Within our local context, the role of the regulator is entrusted to the Malta Statistics Authority and the National Statistics Office is responsible for both co-ordination and the production process of official statistics.

B. Access to relevant data sources

Nobody can hold back progress and the future of statistics relies on timely access to big data, independent from its originating source being the public or private sector.

The term Big Data was coined in the recent past, as a result of information technological developments, that permit extremely large data sets to be analysed computationally to reveal patterns, trends, and associations, especially relating to human behaviour and interactions.

Data that is extremely important for the timeliness of official statistics is being generated and held by either government or enterprises. However, access to such data sources is only the start-off point.

The tapping of these data sources needs to be accompanied by statisticians with abilities and tools to perform these processes. Data produced through modelling is already happening and possibly will become standard practice in the future.

Moving from traditional data processing methods to the use of big data is not without its pitfalls. Hence the need to draft quality methods for big data processes is already within the hands of our methodologists.

C. Rethinking educational and work practices:

Economists, statisticians, mathematicians and information technology students are in short supply in the public and private sector alike.

Marketing strategies to attract more students into these subject areas are essential. Ideally courses in these areas are associated with practical job experience opportunities. The strong association between study and the workplace is important to encourage young students to choose these subjects.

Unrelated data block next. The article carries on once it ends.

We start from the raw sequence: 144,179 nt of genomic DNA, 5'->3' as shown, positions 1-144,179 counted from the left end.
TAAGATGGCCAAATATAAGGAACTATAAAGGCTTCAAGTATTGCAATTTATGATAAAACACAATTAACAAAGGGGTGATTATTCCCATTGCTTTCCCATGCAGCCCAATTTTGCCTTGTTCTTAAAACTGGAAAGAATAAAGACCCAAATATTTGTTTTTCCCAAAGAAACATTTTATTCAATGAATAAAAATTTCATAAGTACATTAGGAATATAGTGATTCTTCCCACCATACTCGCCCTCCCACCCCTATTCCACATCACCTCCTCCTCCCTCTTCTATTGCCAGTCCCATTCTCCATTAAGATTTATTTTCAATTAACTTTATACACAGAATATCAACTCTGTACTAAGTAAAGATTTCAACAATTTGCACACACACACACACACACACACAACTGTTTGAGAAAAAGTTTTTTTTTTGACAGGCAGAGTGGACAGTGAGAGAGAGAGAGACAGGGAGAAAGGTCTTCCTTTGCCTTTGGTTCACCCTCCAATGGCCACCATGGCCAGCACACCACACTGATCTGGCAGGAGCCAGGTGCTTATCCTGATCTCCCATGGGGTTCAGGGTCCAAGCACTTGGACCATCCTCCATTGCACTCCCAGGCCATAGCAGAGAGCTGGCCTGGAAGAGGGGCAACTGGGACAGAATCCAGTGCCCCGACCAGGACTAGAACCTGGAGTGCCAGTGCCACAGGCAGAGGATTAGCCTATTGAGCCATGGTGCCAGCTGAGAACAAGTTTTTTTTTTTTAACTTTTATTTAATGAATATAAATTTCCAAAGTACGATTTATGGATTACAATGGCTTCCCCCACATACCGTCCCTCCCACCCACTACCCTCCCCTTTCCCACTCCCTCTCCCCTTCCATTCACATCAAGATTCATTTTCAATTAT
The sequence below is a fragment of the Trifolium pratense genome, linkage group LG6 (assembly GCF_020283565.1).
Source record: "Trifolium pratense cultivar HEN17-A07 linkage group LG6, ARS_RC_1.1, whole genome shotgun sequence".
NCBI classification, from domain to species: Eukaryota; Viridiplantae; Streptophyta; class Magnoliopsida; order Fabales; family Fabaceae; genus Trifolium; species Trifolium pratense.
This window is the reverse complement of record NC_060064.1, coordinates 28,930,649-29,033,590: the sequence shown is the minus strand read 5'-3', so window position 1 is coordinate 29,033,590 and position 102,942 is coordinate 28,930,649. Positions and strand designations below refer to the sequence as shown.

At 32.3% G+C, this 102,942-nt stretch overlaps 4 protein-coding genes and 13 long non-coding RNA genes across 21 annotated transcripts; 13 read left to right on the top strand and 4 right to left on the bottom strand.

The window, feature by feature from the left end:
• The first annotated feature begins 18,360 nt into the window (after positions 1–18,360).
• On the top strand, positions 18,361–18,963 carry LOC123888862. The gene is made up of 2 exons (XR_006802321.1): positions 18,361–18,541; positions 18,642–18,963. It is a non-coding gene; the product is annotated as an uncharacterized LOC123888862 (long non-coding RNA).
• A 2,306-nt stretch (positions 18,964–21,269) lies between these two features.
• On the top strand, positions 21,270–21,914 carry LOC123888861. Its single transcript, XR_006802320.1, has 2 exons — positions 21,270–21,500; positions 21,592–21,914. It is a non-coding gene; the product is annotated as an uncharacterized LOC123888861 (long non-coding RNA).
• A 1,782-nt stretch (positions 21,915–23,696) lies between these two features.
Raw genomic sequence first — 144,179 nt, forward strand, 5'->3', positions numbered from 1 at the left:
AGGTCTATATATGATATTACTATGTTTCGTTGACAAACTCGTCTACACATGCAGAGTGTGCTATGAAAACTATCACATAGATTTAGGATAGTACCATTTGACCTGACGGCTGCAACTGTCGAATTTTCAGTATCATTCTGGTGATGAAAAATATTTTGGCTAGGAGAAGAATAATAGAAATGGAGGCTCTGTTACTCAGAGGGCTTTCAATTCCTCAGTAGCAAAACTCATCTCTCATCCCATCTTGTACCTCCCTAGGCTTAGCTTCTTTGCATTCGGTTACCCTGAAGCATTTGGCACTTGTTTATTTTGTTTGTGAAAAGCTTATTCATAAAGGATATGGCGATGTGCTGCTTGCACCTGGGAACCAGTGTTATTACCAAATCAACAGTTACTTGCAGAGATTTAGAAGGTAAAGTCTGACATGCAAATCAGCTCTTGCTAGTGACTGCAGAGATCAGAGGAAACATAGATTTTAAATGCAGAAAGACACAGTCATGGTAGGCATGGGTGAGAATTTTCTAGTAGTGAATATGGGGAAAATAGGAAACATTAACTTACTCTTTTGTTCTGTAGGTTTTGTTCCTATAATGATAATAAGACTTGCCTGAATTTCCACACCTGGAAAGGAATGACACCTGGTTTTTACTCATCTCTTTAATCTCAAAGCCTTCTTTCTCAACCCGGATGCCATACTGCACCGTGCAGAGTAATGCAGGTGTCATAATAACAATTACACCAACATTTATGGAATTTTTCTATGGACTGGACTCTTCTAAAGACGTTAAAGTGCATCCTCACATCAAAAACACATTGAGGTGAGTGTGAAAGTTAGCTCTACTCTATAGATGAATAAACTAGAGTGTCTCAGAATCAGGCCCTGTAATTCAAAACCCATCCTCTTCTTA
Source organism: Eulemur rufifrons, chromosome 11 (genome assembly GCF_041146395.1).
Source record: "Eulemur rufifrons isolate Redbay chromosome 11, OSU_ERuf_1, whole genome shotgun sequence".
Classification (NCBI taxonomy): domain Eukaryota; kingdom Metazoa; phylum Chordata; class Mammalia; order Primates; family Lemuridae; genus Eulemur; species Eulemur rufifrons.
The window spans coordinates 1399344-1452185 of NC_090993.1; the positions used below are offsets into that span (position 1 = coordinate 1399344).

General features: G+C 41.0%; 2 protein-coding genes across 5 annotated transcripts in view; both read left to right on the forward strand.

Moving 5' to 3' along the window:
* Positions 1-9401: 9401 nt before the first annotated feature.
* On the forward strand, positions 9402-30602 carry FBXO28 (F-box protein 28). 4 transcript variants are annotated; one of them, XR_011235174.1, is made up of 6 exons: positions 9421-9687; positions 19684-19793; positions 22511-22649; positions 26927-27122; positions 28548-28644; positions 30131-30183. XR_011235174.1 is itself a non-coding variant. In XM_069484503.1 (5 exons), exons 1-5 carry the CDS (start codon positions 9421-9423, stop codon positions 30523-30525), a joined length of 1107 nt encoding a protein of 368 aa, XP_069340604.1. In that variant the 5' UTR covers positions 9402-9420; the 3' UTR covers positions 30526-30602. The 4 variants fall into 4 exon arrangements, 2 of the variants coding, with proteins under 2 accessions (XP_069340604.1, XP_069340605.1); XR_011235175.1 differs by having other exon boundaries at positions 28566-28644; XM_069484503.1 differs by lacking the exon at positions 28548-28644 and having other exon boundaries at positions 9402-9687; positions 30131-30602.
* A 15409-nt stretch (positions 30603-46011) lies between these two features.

D. Deciphering information

Statistics is essentially a public good and will remain so in the foreseeable future. Nowadays, special interest groups and firms have identified niches where they can publish specific statistics with the prospect of influencing the national agenda.

With the declining costs in communication and the speed that information can reach the final user, the need to educate the general public on how to read statistics is increasing in its importance. Furthermore, these alternative information data sources, may not be stringent enough to satisfy methodological rules and code of practice which a National Statistics Institute must follow.

These data satellites still do not have the capacity or trust to match the outputs of National Statistical Institutes. Moreover, the strength of our National Statistics Office lies in the fact that it forms part of the European Statistical System.

The long and outstanding collaboration of national statistical systems has also led to the formation of a global statistical system whose members use a common language to share their experiences and to promote official statistics at the global level.

One of the major achievements of official statistics at the global level has been the development of international methods and standards, which have ultimately enabled an international data collection and sharing platform through the application of such methods and standards at the national level and the subsequent production of comparable data at the regional and international levels.


This year’s maxim is ‘Look at the facts – Better Data, Better Lives’. To achieve better quality data we require the co-operation of everyone; households, firms and government.

On the other end, the compiler is obliged to process the raw information according to ethical and data protection parameters.

The drive behind statisticians is revealing links within social and business environments which provide decision makers with explicit knowledge to better lives.

The correct application of statistics supports the development of policy- oriented strategies for job creation, entrepreneurship, creativity and innovation.

More in People